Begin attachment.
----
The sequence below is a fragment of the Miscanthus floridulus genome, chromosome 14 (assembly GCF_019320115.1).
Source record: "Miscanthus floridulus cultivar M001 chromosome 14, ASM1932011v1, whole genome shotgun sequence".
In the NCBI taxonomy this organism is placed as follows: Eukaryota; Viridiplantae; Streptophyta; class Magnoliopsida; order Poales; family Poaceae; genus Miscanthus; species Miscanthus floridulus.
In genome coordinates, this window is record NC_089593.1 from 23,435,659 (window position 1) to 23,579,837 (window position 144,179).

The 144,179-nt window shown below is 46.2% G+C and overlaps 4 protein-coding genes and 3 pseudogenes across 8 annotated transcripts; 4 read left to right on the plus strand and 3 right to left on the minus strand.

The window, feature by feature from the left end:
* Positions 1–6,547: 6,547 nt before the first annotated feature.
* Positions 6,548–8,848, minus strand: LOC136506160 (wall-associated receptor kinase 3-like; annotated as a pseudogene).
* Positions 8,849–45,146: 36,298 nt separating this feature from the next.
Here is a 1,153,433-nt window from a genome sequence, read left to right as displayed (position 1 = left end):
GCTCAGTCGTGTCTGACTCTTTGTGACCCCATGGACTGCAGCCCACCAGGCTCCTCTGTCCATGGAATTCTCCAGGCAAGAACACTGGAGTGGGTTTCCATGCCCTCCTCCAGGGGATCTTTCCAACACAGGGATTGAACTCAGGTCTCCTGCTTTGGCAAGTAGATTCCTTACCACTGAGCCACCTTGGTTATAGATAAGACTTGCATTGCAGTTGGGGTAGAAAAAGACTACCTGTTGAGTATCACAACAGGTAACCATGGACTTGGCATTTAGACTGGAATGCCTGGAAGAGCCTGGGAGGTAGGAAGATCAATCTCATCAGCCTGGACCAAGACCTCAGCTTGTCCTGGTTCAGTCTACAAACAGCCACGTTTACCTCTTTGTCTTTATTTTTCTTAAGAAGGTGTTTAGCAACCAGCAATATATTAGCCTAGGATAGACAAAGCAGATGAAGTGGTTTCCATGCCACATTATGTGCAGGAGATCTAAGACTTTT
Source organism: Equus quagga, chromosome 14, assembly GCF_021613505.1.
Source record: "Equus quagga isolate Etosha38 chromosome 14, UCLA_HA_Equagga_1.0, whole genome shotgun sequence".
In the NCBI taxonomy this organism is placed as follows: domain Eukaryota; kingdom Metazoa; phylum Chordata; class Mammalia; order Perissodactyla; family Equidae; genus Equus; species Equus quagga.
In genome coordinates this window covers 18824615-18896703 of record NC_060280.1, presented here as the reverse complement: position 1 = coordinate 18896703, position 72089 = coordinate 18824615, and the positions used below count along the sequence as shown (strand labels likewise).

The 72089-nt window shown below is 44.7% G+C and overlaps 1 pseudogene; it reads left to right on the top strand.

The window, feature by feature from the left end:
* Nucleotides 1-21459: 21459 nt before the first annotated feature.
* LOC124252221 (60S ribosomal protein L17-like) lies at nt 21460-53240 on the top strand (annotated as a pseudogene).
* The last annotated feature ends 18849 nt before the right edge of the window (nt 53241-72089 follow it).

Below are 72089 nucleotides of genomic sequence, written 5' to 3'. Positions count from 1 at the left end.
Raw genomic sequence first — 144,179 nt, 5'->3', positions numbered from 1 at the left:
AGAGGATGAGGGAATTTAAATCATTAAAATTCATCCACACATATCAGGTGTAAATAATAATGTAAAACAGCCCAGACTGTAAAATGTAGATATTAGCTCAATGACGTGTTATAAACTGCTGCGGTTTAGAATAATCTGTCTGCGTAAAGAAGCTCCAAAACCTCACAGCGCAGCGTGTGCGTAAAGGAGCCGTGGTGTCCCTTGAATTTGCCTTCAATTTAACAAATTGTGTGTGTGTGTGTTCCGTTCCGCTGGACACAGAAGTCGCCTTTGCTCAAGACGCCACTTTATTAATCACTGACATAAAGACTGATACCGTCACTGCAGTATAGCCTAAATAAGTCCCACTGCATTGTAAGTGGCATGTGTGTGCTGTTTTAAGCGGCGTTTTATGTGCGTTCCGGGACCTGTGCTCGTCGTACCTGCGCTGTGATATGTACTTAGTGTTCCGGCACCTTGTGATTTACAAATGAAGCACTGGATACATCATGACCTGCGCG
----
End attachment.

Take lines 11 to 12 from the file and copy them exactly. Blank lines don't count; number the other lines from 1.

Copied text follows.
GCTCAGTCGTGTCTGACTCTTTGTGACCCCATGGACTGCAGCCCACCAGGCTCCTCTGTCCATGGAATTCTCCAGGCAAGAACACTGGAGTGGGTTTCCATGCCCTCCTCCAGGGGATCTTTCCAACACAGGGATTGAACTCAGGTCTCCTGCTTTGGCAAGTAGATTCCTTACCACTGAGCCACCTTGGTTATAGATAAGACTTGCATTGCAGTTGGGGTAGAAAAAGACTACCTGTTGAGTATCACAACAGGTAACCATGGACTTGGCATTTAGACTGGAATGCCTGGAAGAGCCTGGGAGGTAGGAAGATCAATCTCATCAGCCTGGACCAAGACCTCAGCTTGTCCTGGTTCAGTCTACAAACAGCCACGTTTACCTCTTTGTCTTTATTTTTCTTAAGAAGGTGTTTAGCAACCAGCAATATATTAGCCTAGGATAGACAAAGCAGATGAAGTGGTTTCCATGCCACATTATGTGCAGGAGATCTAAGACTTTT
Source organism: Equus quagga, chromosome 14, assembly GCF_021613505.1.